(3)  The Court may not make an adoption order unless it considers that the making of the order would be clearly preferable in the best interests of the child than any other action that could be taken by law in relation to the care of the child.
Note.
 Other action that could be taken in relation to a child includes a parenting order under the Family Law Act 1975 of the Commonwealth or a care order under the Children and Young Persons (Care and Protection) Act 1998. Part 1 of Chapter 4 describes the persons who may be adopted and the persons who may adopt.
91   Report required before order made for adoption of child
(1)  The Court may not make an order for the adoption of a child under 18 years of age unless a report in writing concerning the proposed adoption has been provided to the Court by the applicant.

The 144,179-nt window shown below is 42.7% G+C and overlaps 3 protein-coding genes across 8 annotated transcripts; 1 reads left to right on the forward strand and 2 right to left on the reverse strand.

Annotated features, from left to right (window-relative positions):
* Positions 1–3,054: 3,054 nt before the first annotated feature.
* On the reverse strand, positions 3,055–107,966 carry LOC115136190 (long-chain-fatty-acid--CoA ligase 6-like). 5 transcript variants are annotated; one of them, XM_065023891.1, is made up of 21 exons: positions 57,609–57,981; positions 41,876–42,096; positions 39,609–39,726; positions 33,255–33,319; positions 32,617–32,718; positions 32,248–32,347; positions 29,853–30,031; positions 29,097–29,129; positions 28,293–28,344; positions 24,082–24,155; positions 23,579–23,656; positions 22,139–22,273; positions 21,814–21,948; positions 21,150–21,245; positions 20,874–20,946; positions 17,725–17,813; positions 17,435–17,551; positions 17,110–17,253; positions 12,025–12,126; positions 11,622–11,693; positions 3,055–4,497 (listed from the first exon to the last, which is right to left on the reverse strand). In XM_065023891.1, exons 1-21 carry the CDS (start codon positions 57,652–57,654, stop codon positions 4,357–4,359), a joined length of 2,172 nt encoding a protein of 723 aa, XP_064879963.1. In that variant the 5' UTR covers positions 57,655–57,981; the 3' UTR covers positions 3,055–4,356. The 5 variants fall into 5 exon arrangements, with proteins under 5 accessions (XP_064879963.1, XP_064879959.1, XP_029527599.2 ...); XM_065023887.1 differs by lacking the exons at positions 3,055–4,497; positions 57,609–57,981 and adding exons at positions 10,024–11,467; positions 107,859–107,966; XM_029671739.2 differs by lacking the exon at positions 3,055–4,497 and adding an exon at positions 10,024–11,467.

(2)  The report is to be accepted by the Court only if it has been prepared by the Secretary or an authorised person.
(2A)  In this section, an authorised person means any of the following:
(a)  an approved assessor,
(b)  the principal officer of an accredited adoption service provider (or delegate),
(c)  the principal officer of a designated agency (or delegate),
(d)  a suitably qualified person employed or nominated by an approved organisation to prepare reports in accordance with this section.
(3)  This section does not prevent the Secretary from making a report to the Court in relation to the adoption of a child before the Court if the Secretary considers it appropriate to do so.
(4)  The Court may require the Secretary to make a report in relation to an application for an adoption order made by a person other than the Secretary, but only if the child is under 18 years of age.